EU/Schengen zone

If you’re travelling to a country that is within the EU or Schengen zone then it’s pretty straightforward.

If you’re fully vaccinated then all you need is proof of vaccination at the border – no need for Covid tests or extra paperwork. Bear in mind, however, that if your second dose was more than nine months ago you will need a booster shot in order to still be considered ‘fully vaccinated’. 

READ ALSO Everything you need to know about travel to France from within the EU

If you were vaccinated in France then you will have a QR code compatible with all EU/Schengen border systems. If you were vaccinated elsewhere, however, your home country’s vaccination certificate will still be accepted.

If you’re not fully vaccinated you will need to show a negative Covid test at the border, check the individual country for requirements on how recent the test needs to be.

Bear in mind also that several EU countries still have mask/health pass rules in place and some countries specify the type of mask required, for example an FFP2 mask rather than the surgical mask more common in France. Check the rules of the country that you are travelling to in advance.

If you’re travelling to a country covered by The Local, you can find all the latest Covid rules in English on the homepages for Austria, Denmark, Germany, Italy, Norway, Spain, Sweden or Switzerland.

UK

The UK has no Covid-related travel rules, so there is no requirement for tests even if you are not vaccinated. The passenger locator form has also been scrapped – full details HERE.

Once there, there are no Covid-related health rules in place. 

If you’re travelling between France and the UK, remember the extra restrictions in place since Brexit.

USA 

Unlike the EU, the USA still has a testing requirement in place, vaccinated or not. You would need to show this prior to departure.

It has, however, lifted the restrictions on non citizens entering, so travel to the USA for tourism and visiting friends/family is once again possible.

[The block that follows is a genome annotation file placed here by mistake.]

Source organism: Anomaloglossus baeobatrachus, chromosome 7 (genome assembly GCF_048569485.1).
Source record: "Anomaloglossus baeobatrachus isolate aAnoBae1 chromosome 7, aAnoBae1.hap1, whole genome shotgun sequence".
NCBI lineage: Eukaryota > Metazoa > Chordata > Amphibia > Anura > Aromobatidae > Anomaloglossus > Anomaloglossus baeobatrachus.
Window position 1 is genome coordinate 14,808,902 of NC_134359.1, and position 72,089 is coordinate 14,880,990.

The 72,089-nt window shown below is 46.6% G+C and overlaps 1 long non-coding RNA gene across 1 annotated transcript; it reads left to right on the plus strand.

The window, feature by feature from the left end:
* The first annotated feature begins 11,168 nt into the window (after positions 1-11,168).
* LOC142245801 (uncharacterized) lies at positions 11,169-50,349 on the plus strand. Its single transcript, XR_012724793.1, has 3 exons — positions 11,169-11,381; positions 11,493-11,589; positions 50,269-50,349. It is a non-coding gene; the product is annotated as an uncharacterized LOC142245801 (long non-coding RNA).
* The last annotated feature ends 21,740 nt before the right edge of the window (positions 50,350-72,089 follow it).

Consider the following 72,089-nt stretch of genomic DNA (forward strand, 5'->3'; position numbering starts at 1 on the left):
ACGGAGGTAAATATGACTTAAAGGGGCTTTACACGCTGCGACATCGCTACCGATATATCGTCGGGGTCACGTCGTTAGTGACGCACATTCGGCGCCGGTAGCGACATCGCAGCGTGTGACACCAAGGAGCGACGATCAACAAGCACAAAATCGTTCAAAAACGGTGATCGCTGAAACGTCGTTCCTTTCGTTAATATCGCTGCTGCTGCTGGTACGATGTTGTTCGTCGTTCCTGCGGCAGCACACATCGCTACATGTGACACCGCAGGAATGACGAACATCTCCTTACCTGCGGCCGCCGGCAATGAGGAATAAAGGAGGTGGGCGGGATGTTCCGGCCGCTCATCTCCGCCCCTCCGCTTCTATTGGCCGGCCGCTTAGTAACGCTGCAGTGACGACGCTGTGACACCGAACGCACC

For full details on the rules, click HERE.

Once there, most places have lifted Covid-related rules such as mask requirements, but health rules are decided by each State, rather than on a national level, so check in advance with the area you are visiting.

Other non-EU countries

Most non-EU countries have also lifted the majority of their Covid related rules, but in certain countries restrictions remain, such as in New Zealand which is reopening its border in stages and at present only accepts certain groups.

Other countries also have domestic Covid restrictions in place, particularly in China which has recently imposed a strict local lockdown after a spike in cases.

Returning to France

Once your trip is completed you will need to re-enter France and the border rules are the same whether you live here or not.

If you’re fully vaccinated you simply need to show your vaccination certificate (plus obviously passport and residency card/visa if applicable) at the border.

If you’re not vaccinated you will need to get a Covid test before you return and present the negative result at the border – the test must be either a PCR test taken within the previous 72 hours or an antigen test taken within the previous 48 hours. Home-test kits are not accepted.

If you’re returning from an ‘orange list’ country and you’re not vaccinated you will need to provide proof of your ‘essential reasons’ to travel – simply being a resident is classed as an essential reason, so you can show your carte de séjour residency card, visa or EU passport at the border.

Even if the country that you are in is reclassified as red or orange while you are away, you will still be allowed back if you are a French resident. If you’re not a French passport-holder, it’s a good idea to take with you proof of your residency in France, just in case.

Fully vaccinated

France counts as ‘fully vaccinated’ those who:

  • Are vaccinated with an EMA-approved vaccine (Pfizer, Moderna, AstraZeneca or Johnson & Johnson)
  • Are 7 days after their final dose, or 28 days in the case of the single-dose Johnson & Johnson vaccines
  • Have had a booster shot if more than 9 months has passed since the final dose of your vaccine. If you have had a booster shot there is no need for a second one, even if more than 9 months has passed since your booster
  • Mixed dose vaccines (eg one Pfizer and one Moderna) are accepted